Counting critters at the RBG
The rich diversity of plants and animals on Royal Botanical Gardens property is well known.
But this week a team of professional naturalists and members of the public will try to come to a deeper understanding of the area’s flora and fauna in a first ever inventory blitz. Friday evening and Saturday, they’ll traipse through the RBG’s 1,100 hectares of property as well as through the adjoining lands of the Cootes to the Escarpment EcoPark , a natural land sanctuary from the harbour to the escarpment.
It’s called the RBG BioBlitz, one of dozens of similar events across the country organized by the Canadian Wildlife Federation to help celebrate Canada’s 150th by “taking a nature selfie of Canada.”
Barbara McKean, head of education with the RBG says in addition to providing baseline data that can be used in future inventories, “we’re hoping to find new species. We’re confident that we’ll find new things that we didn’t know we had.”
As it stands now, the RBG knows of more than 1,580 different species on its property, including more than 1,200 wild plants.
Scientists with diverse backgrounds from the CWF, government departments, museums as well as academia will be on hand Friday and Saturday.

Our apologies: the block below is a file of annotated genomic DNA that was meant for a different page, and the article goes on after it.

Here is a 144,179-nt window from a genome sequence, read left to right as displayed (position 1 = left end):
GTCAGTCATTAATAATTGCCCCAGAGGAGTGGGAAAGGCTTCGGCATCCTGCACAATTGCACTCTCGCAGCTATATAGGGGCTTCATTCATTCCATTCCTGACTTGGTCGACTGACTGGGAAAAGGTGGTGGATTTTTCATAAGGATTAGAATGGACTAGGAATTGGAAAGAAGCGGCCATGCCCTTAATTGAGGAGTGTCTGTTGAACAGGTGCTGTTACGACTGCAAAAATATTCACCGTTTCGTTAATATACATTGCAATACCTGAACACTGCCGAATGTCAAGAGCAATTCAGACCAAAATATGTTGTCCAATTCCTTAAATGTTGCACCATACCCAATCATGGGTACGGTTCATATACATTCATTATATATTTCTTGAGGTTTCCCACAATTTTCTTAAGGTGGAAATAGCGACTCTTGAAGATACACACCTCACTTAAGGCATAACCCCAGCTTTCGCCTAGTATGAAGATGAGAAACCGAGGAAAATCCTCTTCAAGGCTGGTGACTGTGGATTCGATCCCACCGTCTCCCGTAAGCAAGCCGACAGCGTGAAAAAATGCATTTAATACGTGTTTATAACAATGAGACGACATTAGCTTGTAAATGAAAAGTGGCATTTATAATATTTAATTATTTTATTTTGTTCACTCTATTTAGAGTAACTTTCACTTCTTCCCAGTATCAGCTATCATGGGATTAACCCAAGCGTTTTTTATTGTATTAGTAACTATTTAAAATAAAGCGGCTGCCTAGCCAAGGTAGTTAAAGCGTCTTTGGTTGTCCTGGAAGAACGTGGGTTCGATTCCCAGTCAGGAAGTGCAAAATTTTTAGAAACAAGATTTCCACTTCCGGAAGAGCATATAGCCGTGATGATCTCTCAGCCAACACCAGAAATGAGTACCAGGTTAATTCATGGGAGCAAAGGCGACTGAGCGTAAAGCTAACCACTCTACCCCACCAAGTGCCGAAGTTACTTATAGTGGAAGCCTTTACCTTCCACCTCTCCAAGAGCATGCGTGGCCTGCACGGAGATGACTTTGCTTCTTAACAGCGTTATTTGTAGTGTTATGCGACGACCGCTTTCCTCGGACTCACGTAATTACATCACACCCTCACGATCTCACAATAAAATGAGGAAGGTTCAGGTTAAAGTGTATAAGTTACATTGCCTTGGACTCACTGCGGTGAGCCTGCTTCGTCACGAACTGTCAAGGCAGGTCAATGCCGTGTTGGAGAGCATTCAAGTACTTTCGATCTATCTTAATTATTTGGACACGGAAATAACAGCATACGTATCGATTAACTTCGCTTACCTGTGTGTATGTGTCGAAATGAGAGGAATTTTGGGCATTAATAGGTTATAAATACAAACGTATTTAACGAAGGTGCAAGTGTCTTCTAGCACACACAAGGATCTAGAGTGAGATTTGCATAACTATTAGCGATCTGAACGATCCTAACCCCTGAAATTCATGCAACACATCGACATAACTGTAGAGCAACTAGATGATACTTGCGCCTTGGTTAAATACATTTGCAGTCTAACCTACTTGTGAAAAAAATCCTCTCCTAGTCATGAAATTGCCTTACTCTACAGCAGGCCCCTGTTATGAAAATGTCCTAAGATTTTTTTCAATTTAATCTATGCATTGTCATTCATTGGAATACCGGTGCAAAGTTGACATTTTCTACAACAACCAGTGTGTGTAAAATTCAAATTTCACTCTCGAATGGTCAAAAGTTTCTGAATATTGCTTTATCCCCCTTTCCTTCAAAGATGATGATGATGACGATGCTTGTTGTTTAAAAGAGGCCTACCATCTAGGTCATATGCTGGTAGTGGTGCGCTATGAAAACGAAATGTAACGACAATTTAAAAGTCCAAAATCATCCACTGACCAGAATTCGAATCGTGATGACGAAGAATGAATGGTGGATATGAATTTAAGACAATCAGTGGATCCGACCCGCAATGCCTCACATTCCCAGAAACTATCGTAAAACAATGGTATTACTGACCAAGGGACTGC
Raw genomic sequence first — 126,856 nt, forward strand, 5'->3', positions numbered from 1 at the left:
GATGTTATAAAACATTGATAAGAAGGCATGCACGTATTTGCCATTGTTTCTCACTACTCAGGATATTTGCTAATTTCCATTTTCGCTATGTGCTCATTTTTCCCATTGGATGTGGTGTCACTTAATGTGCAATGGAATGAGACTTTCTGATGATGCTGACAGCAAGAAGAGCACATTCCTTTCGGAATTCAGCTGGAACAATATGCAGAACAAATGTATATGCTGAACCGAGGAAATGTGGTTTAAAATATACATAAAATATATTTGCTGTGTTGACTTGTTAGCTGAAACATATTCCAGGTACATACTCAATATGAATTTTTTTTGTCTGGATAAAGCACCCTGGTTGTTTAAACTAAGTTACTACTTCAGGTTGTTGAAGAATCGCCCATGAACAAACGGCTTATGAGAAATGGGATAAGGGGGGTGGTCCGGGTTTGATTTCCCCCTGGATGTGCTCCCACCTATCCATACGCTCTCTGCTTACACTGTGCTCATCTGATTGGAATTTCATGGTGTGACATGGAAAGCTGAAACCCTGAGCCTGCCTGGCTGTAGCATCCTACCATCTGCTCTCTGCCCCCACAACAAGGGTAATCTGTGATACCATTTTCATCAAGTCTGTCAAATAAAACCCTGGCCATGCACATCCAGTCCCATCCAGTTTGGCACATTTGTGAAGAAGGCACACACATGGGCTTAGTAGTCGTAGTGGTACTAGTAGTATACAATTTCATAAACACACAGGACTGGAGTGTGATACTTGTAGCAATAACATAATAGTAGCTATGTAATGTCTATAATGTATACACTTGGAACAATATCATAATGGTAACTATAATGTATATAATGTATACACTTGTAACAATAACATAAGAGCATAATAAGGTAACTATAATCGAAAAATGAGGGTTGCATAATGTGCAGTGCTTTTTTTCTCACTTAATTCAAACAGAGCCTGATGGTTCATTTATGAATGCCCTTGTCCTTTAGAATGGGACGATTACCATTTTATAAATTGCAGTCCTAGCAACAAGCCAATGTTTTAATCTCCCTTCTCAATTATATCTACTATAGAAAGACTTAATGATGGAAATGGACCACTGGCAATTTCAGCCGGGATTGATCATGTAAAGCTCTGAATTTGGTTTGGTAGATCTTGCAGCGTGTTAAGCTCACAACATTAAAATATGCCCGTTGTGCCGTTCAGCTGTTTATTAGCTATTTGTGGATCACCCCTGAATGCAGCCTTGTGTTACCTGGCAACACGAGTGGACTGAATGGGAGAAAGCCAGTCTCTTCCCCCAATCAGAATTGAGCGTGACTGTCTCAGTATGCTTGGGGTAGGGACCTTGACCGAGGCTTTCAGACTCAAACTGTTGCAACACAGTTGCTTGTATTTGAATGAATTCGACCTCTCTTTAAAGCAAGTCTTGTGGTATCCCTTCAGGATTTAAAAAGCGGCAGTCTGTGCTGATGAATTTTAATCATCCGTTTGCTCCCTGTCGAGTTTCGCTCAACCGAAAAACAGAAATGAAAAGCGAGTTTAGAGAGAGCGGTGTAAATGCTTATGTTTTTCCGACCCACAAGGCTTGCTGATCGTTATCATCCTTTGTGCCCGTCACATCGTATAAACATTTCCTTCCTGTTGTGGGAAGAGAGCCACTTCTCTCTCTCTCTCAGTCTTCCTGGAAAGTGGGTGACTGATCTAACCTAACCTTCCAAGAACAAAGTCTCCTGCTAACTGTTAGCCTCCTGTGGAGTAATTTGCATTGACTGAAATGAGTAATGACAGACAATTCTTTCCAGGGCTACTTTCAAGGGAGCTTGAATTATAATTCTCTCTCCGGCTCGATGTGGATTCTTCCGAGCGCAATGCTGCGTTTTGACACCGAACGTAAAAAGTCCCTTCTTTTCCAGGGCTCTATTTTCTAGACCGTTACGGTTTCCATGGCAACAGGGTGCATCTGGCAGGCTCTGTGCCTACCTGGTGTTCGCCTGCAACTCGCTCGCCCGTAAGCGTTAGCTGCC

McKean says there will even be a fungi and slime mould expert to offer guidance. “And I can tell you we don’t know a lot about the slime moulds on our property.”
The CWF project also has an app called iNaturalist that allows people to upload photos of nature discoveries they find. Contributions can be made during BioBlitzes or at any other time.
The app records the location and date of the discovery and plots it on a map. Experts in Ottawa will assist with identification. So far more than 3,300 different species have been found from across the country.
James Pagé, species at risk and biodiversity specialist with the CWF, says “the app tracks species distribution across Canada so we can see in real time what people are finding and where these species are occurring.
“We want people to realize that anyone can contribute and anyone can make a difference in our knowledge and understanding of biodiversity. And at the same time we hope that it inspires people to want to protect and conserve the natural world.”
In May, the app was used by a group of people in a 45-minute blitz of Parliament Hill in Ottawa that discovered 137 species including a yellow-banded Bumble Bee, a species listed as of “Special Concern” by the Committee on the Status of Endangered Wildlife in Canada.
Of special interest in the RBG study will be whether examples of the more than 50 known species at risk on RBG property are found, such as the Blanding’s turtle or the Southern Flying Squirrel. Perhaps others that are also at risk will be discovered as well.
A sample of flora and fauna found at the RBG, clockwise from top left (around the chipmunk): Pearl Cresent butterflies; a Blue Jay; soldier beetles on Queen Anne’s Lace; berries; water lilies; and wildflowers.
A swallow takes a break from catching bugs on the pond near Valley Inn Road.